Rule #17: If the flak is heavy, you’re near the target.  (No flak, no target.) From Management Lessons of the Memphis Belle copyright: Eric Lieberman and Paul Byrne

I’ve yet to accomplish anything worth a damn when I didn’t have a fair number of critics lined up and all too happy to tell me why I was out of my mind. It’s a fair bet you’ve seen this before as well.

In my experience, the more audacious and creative the idea, program or strategy, the more vocal the critics become.

“We can’t do that.”

“It will never work.”

“We tried that three years ago, and it didn’t work then and it won’t work now.”

Or the old standby, “You’re out of your mind.”

A Fortune 50 client of mine has a sign in their learning center that reads something to the effect of, “You’ll be told No too many times to count.  Keep pushing for what you believe in or we’re in trouble.”

I love that!

The Destructive Power of Workplace Critics:

If you’ve ever found yourself suddenly under fire from one or more sources for an idea or program, you recognize how annoying and potentially destructive the criticism can be.  And I’m not talking about someone offering a good, objective alternative viewpoint, I’m talking about the global criticism of your initiative and attempts to discredit you in the process.

The worst of the critics seem to thrive on sewing doubt and pushing others off-balance. It’s a form of bullying carried over from the playground days.  The location has changed, but the tools of the critic’s trade are well honed from years of practice.  Rumor, innuendo, disparaging comments, and in-your-face attacks are all tools of the critic’s trade.

Critic or Devil’s Advocate?

It’s important to differentiate between the useful, formal role of Devil’s Advocate and the Office Critic I’ve described above. The Devil’s Advocate is supposed to poke holes in ideas and challenge groups to look at the world through a different set of eyes.  Proper devil’s advocacy isn’t about derailing or destabilizing.  It’s about challenging people to think harder and to look in different directions. Executed properly, the person playing the role helps identify potentially flawed decisions or directions and encourages fresh thoughts.

The Critic’s motives are often political or at least selfishly personal. Change represents stress and work for the critic. Worse yet, it provides an opportunity for others to see beneath the painstakingly constructed illusions that many corporate critics work so hard to foster about their own contributions.

5 Ideas for Coping with Workplace Critics:

1. Always check the view from the critic’s perspective. I’m all for understanding the views of others…including critics.  If someone has a different way of looking at things, I want to try and get a glimpse of the situation through their eyes.  It’s unlikely you or I have thought of everything, so, take the time to learn from even your harshest critics.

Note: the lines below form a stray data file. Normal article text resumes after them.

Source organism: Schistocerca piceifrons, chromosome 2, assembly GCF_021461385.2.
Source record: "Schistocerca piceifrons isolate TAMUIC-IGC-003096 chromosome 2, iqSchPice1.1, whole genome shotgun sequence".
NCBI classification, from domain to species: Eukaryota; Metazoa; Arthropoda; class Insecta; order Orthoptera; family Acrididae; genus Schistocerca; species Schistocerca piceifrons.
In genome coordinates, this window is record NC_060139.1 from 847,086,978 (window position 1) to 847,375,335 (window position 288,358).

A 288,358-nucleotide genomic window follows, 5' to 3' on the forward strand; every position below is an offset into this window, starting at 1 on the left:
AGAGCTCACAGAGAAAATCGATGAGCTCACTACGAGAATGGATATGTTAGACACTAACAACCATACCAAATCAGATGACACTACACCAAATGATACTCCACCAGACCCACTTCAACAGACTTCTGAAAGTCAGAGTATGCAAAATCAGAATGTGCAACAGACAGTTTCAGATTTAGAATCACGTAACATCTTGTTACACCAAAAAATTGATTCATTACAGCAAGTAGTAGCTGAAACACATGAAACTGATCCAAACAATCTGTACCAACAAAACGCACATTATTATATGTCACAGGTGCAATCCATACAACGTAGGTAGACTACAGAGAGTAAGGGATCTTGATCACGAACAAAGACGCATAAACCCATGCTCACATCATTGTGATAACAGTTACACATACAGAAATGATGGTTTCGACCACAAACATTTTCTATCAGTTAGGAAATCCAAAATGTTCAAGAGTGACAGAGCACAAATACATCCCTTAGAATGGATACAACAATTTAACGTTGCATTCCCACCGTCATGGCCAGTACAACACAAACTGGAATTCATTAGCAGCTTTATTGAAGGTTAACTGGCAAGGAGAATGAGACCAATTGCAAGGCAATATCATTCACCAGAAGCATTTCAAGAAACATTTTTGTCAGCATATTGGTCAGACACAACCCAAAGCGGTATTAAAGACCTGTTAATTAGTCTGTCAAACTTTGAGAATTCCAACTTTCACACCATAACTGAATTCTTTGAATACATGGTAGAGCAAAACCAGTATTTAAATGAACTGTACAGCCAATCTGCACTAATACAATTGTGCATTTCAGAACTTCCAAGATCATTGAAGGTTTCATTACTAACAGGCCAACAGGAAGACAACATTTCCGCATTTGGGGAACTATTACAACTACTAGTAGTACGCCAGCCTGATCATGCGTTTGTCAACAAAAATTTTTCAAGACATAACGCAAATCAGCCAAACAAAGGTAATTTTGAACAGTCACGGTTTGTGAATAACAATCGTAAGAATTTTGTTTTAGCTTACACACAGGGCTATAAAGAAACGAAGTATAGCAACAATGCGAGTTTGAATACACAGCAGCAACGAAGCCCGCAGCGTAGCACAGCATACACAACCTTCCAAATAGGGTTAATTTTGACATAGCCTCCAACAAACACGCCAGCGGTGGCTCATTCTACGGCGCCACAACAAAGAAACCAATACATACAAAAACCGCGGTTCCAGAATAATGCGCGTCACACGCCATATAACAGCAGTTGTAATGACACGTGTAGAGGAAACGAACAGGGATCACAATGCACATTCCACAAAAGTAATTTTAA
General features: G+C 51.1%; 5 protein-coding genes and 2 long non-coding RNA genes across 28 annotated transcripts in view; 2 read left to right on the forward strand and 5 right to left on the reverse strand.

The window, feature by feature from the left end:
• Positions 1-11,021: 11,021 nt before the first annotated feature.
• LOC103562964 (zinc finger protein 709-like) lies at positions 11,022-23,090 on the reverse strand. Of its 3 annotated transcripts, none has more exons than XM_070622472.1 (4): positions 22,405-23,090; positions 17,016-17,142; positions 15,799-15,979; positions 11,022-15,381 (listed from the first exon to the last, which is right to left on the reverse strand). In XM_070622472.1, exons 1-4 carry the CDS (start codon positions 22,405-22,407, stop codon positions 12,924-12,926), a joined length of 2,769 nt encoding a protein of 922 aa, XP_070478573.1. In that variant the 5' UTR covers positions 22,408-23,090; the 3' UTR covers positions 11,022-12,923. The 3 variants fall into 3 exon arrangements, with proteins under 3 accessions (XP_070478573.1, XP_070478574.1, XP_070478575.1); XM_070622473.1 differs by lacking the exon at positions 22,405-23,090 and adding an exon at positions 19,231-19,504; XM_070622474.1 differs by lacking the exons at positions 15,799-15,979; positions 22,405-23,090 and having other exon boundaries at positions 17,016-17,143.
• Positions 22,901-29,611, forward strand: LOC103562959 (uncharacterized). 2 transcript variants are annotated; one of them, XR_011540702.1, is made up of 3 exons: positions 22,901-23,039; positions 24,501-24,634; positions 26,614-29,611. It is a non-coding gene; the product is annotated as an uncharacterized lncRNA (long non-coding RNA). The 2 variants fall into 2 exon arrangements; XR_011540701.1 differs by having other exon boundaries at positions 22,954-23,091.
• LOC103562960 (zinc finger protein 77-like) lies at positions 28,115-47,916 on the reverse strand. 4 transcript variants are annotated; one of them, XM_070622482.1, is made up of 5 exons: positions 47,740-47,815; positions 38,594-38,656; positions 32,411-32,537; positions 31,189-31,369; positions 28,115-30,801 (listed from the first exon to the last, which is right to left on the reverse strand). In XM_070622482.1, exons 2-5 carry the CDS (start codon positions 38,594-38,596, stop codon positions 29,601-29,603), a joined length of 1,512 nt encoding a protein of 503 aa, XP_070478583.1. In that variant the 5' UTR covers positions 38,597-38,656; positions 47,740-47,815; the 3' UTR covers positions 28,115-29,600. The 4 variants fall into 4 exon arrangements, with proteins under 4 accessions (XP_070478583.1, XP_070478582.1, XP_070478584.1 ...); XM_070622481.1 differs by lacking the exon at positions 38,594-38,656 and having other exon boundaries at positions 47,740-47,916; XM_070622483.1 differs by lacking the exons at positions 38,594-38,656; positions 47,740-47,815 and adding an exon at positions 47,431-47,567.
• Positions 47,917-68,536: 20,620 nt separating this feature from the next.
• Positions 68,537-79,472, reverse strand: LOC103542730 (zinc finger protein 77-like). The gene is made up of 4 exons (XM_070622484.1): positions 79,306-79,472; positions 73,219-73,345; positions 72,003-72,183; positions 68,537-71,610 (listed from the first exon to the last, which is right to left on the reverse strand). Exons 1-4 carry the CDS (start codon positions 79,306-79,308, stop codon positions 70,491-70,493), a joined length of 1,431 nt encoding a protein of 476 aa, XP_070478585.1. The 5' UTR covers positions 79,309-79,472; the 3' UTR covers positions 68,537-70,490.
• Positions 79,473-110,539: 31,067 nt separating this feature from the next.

2. Invite a Critic to Your Table. On occasion, a critic is someone who hasn’t figured out a more elegant way of asking for a seat at your table.  Your willingness to provide a seat might build a new ally.  Just don’t count on it.  And there’s a bit of truth in the notion of keeping your enemies close at hand.  Besides, good groups are pretty effective at self-policing.

3. Duel with a Critic, But Only on Your Terms: I observed as a great idea person (who happened to be a master politician) effectively maneuvered her biggest critic into a bake-off.  Idea versus idea.  Political capital versus political capital.  The critic had nothing but bluster and blather and was effectively vanquished in the court of project team opinion.

4. Shrug Off the Critics. (That’s my polite form of, “Don’t let the bastards slow you down.” In my experience, the naysayers tend not to be those holding decision-making power.  Build your coalition and your support with those that control the resources and the decision-making power and you effectively neutralize critics.

5. Deliver on your ideas. Nothing silences critics like success.

The Bottom-Line for Now:

Your path to project or career success will likely be filled with obstacles, setbacks and in some cases, people not particularly interested in seeing you succeed.  A good colleague uses the barbs of her critics as fuel for her own performance.  “Every shot they take helps me work that much harder to succeed.” Certainly taking strength from unfounded criticism and unqualified critics is much more effective than letting it get to you.

And remember:

-“You’ll be told No too many times to count.  Keep pushing for what you believe in or we’re in trouble.”

-“Rule #17 If the flak is heavy, you’re near the target.  (No flak, no target.)”

Art Petty coaches, trains and speaks on leadership development, high performance team development, feedback and decision-making. Drop Art a note to talk about a workshop program, speaking opportunity or coaching need.